Cholesterol Drug May Affect Sleep
Study Shows Some Users of Zocor Report a Poorer Quality of Sleep
Nov. 7, 2007 (Orlando, Fla.) -- Are you tossing and turning at night? A popular cholesterol-lowering drug may be to blame.
In a new study, those who took the statin drug Zocor reported they had a significantly worse quality of sleep than those who took a placebo or Pravachol, another statin drug, says researcher Beatrice Golomb, MD, an associate professor of medicine at the University of California, San Diego.
Participants did not report any specific sleep disturbance, just generally having a worse night's sleep, she says.
"Problems with sleep initiation, problems with sleep maintenance, a feeling that sleep was unrestful, and napping during the day -- none of those actually were what was going on," Golomb tells WebMD.
So what's left?
Maybe nightmares, something related to sleep-disordered breathing, or some as yet unexplored problem, Golomb says.
"Although the average effect on sleep was detrimental on Zocor, this does not mean that everyone on Zocor will experience worse sleep," she says.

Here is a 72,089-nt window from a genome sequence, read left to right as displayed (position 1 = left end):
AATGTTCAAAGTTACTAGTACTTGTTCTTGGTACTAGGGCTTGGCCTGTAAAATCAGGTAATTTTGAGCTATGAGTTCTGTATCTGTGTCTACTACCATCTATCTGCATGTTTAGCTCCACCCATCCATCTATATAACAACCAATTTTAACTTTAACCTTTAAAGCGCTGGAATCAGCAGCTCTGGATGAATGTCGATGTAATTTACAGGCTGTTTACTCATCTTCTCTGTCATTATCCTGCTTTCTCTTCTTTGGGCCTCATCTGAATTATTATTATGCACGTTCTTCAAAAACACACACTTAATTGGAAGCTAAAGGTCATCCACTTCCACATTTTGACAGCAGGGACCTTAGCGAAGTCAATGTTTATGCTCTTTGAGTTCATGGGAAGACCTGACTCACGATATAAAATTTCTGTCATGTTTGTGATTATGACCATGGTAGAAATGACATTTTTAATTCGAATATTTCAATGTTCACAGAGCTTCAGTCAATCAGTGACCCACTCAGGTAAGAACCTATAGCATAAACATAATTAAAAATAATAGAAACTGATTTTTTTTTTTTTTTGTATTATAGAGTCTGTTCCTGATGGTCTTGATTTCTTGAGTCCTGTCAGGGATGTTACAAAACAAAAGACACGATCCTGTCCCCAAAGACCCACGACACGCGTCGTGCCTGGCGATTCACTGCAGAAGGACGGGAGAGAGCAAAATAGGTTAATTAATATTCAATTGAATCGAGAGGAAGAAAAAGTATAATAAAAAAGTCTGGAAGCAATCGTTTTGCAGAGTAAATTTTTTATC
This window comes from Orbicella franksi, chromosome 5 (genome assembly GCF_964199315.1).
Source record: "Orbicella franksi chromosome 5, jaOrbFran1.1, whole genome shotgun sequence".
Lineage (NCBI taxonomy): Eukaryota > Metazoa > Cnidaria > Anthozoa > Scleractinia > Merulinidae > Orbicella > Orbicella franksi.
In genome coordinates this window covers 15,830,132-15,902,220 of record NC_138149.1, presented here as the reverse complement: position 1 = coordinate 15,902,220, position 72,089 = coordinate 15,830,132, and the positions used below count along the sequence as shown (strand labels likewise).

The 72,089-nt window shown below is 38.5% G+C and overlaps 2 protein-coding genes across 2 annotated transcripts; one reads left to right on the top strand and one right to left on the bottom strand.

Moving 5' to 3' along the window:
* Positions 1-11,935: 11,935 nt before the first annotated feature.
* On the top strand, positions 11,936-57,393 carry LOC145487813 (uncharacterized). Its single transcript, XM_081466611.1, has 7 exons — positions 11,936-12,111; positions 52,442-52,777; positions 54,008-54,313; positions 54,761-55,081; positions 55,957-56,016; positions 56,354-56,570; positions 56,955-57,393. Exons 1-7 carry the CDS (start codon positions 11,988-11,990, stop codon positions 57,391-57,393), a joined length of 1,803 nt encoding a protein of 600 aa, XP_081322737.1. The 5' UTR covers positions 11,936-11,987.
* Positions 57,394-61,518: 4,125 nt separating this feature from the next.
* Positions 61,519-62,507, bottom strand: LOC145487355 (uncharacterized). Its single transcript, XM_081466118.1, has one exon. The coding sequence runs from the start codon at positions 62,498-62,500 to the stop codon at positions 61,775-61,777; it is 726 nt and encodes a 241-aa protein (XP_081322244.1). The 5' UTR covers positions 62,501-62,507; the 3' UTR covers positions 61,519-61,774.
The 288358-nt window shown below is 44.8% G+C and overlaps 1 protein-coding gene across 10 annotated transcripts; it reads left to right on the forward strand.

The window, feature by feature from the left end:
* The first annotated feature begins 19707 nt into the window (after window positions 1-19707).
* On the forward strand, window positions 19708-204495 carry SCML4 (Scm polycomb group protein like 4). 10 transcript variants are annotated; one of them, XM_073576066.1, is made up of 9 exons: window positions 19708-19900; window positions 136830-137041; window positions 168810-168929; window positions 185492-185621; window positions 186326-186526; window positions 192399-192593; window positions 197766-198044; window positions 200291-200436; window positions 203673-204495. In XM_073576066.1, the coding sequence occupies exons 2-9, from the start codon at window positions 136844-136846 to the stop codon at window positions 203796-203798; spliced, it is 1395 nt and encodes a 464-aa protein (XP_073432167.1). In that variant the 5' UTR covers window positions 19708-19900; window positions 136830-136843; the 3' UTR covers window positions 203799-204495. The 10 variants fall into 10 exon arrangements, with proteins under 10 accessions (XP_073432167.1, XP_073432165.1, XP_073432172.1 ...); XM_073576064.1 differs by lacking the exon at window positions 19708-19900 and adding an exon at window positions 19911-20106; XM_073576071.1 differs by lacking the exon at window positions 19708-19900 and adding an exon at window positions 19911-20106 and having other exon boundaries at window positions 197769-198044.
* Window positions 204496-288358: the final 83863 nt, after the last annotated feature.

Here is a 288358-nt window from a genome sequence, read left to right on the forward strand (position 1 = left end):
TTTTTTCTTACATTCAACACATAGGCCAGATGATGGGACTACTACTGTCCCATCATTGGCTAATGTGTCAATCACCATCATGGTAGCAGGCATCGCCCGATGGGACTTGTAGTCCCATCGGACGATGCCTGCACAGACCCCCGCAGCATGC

The study involved 1,016 people with no signs of heart disease and LDL "bad" cholesterol levels between 115 and 190. LDL levels below 100 are optimal, according to the American Heart Association.
They were randomly assigned to Zocor, Pravachol, or a placebo for six months. Participants rated "sleep quality" and "sleep problems" on two standardized sleep scales.
Insomnia is listed as a possible side effect on the labeling of all statin drugs.
The findings were reported at the American Heart Association's (AHA) Scientific Sessions 2007.
The National Institutes of Health funded the study.
Fat-Soluble vs. Water-Soluble
Zocor and Pravachol dissolve in the body differently, says Gordon Tomaselli, MD, chairman of the committee that picked the studies to highlight at the meeting. Tomaselli is chief of cardiology at Johns Hopkins University School of Medicine in Baltimore.
Zocor dissolves in fat, so it can more easily penetrate cell membranes and cross the blood-brain barrier into the brain. Pravachol dissolves in water, so it has a hard time penetrating these barriers.
"It's easy to theorize that if you get a foreign substance in the brain, it might affect sleep, cognition and other processes controlled by the brain," Tomaselli tells WebMD.